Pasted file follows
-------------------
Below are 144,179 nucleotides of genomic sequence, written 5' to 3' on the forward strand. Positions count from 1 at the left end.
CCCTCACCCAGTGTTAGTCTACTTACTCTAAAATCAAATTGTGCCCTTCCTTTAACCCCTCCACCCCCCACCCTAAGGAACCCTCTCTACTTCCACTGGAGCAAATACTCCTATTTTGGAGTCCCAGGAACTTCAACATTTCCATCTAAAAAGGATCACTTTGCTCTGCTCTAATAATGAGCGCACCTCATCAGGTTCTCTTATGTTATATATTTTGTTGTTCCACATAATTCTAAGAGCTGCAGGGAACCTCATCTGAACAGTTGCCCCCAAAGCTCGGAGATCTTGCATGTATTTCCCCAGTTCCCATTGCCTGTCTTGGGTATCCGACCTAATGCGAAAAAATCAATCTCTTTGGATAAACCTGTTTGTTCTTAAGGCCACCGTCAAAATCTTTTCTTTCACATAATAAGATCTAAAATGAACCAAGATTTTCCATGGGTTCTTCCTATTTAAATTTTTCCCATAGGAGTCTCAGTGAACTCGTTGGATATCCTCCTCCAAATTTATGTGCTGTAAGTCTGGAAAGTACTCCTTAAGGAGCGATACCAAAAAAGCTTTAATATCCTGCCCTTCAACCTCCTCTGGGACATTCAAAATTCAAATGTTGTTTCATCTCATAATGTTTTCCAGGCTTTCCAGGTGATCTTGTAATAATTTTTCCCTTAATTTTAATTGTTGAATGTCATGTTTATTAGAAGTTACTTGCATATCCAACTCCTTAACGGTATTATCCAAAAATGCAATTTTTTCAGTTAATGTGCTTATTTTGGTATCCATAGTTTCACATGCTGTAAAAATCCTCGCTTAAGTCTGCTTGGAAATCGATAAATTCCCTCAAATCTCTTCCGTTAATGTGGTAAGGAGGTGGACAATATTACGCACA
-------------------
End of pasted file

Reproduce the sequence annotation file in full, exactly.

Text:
Below are 144,179 nucleotides of genomic sequence, written 5' to 3' on the forward strand. Positions count from 1 at the left end.
CCCTCACCCAGTGTTAGTCTACTTACTCTAAAATCAAATTGTGCCCTTCCTTTAACCCCTCCACCCCCCACCCTAAGGAACCCTCTCTACTTCCACTGGAGCAAATACTCCTATTTTGGAGTCCCAGGAACTTCAACATTTCCATCTAAAAAGGATCACTTTGCTCTGCTCTAATAATGAGCGCACCTCATCAGGTTCTCTTATGTTATATATTTTGTTGTTCCACATAATTCTAAGAGCTGCAGGGAACCTCATCTGAACAGTTGCCCCCAAAGCTCGGAGATCTTGCATGTATTTCCCCAGTTCCCATTGCCTGTCTTGGGTATCCGACCTAATGCGAAAAAATCAATCTCTTTGGATAAACCTGTTTGTTCTTAAGGCCACCGTCAAAATCTTTTCTTTCACATAATAAGATCTAAAATGAACCAAGATTTTCCATGGGTTCTTCCTATTTAAATTTTTCCCATAGGAGTCTCAGTGAACTCGTTGGATATCCTCCTCCAAATTTATGTGCTGTAAGTCTGGAAAGTACTCCTTAAGGAGCGATACCAAAAAAGCTTTAATATCCTGCCCTTCAACCTCCTCTGGGACATTCAAAATTCAAATGTTGTTTCATCTCATAATGTTTTCCAGGCTTTCCAGGTGATCTTGTAATAATTTTTCCCTTAATTTTAATTGTTGAATGTCATGTTTATTAGAAGTTACTTGCATATCCAACTCCTTAACGGTATTATCCAAAAATGCAATTTTTTCAGTTAATGTGCTTATTTTGGTATCCATAGTTTCACATGCTGTAAAAATCCTCGCTTAAGTCTGCTTGGAAATCGATAAATTCCCTCAAATCTCTTCCGTTAATGTGGTAAGGAGGTGGACAATATTACGCACA